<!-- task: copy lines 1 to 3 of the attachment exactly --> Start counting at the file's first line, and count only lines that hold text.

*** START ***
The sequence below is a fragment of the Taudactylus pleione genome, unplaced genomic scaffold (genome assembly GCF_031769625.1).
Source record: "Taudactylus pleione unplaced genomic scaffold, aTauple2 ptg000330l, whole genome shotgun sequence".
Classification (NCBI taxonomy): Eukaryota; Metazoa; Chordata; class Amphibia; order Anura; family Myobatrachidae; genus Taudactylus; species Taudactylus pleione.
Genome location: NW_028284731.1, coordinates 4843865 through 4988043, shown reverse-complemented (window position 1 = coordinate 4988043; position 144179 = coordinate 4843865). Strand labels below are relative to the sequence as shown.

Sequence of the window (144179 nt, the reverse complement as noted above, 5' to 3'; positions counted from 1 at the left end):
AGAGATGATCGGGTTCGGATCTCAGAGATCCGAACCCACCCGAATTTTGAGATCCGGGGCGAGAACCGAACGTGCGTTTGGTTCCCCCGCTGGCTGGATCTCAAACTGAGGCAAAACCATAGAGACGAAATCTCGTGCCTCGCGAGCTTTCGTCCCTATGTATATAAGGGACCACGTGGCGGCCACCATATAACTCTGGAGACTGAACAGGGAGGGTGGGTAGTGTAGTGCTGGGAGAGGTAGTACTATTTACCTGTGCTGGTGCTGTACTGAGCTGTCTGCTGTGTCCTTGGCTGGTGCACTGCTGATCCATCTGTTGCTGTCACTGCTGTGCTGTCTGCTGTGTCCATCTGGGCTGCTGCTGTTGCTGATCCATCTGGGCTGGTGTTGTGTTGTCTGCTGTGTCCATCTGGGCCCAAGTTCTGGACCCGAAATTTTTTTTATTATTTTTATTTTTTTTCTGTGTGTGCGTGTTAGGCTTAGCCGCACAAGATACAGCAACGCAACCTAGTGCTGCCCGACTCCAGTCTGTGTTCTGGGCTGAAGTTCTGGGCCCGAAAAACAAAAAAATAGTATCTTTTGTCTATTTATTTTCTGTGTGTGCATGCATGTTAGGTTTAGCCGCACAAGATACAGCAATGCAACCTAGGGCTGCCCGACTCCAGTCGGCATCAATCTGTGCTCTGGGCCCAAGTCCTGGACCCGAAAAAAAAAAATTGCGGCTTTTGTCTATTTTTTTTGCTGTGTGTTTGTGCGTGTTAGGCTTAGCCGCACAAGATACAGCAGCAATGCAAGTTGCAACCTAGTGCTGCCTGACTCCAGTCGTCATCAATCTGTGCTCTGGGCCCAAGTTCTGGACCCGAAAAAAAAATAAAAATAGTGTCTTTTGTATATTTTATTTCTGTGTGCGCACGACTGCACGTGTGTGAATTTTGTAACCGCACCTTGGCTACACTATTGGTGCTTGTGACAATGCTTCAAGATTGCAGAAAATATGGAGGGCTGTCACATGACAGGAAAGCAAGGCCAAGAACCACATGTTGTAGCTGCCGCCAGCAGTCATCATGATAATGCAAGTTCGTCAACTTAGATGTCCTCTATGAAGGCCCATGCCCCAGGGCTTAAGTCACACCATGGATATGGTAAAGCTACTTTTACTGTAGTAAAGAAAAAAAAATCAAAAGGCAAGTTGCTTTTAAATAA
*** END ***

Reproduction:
The sequence below is a fragment of the Taudactylus pleione genome, unplaced genomic scaffold (genome assembly GCF_031769625.1).
Source record: "Taudactylus pleione unplaced genomic scaffold, aTauple2 ptg000330l, whole genome shotgun sequence".
Classification (NCBI taxonomy): Eukaryota; Metazoa; Chordata; class Amphibia; order Anura; family Myobatrachidae; genus Taudactylus; species Taudactylus pleione.